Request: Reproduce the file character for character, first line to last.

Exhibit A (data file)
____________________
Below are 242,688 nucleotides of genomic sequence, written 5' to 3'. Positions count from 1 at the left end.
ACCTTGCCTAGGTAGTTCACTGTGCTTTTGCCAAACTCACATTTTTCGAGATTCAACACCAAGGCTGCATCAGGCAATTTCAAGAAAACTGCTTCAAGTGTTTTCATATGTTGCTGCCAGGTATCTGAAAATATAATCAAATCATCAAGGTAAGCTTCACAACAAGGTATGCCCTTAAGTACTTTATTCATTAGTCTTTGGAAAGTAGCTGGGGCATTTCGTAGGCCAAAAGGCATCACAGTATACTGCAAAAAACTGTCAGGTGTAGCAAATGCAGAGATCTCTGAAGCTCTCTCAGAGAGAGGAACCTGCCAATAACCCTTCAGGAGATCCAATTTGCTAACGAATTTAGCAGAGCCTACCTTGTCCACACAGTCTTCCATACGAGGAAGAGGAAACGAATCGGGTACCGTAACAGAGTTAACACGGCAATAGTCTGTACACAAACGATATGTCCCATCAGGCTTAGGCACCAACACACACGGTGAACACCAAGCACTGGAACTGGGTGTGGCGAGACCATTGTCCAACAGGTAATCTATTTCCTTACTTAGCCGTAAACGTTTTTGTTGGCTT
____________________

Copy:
Below are 242,688 nucleotides of genomic sequence, written 5' to 3'. Positions count from 1 at the left end.
ACCTTGCCTAGGTAGTTCACTGTGCTTTTGCCAAACTCACATTTTTCGAGATTCAACACCAAGGCTGCATCAGGCAATTTCAAGAAAACTGCTTCAAGTGTTTTCATATGTTGCTGCCAGGTATCTGAAAATATAATCAAATCATCAAGGTAAGCTTCACAACAAGGTATGCCCTTAAGTACTTTATTCATTAGTCTTTGGAAAGTAGCTGGGGCATTTCGTAGGCCAAAAGGCATCACAGTATACTGCAAAAAACTGTCAGGTGTAGCAAATGCAGAGATCTCTGAAGCTCTCTCAGAGAGAGGAACCTGCCAATAACCCTTCAGGAGATCCAATTTGCTAACGAATTTAGCAGAGCCTACCTTGTCCACACAGTCTTCCATACGAGGAAGAGGAAACGAATCGGGTACCGTAACAGAGTTAACACGGCAATAGTCTGTACACAAACGATATGTCCCATCAGGCTTAGGCACCAACACACACGGTGAACACCAAGCACTGGAACTGGGTGTGGCGAGACCATTGTCCAACAGGTAATCTATTTCCTTACTTAGCCGTAAACGTTTTTGTTGGCTT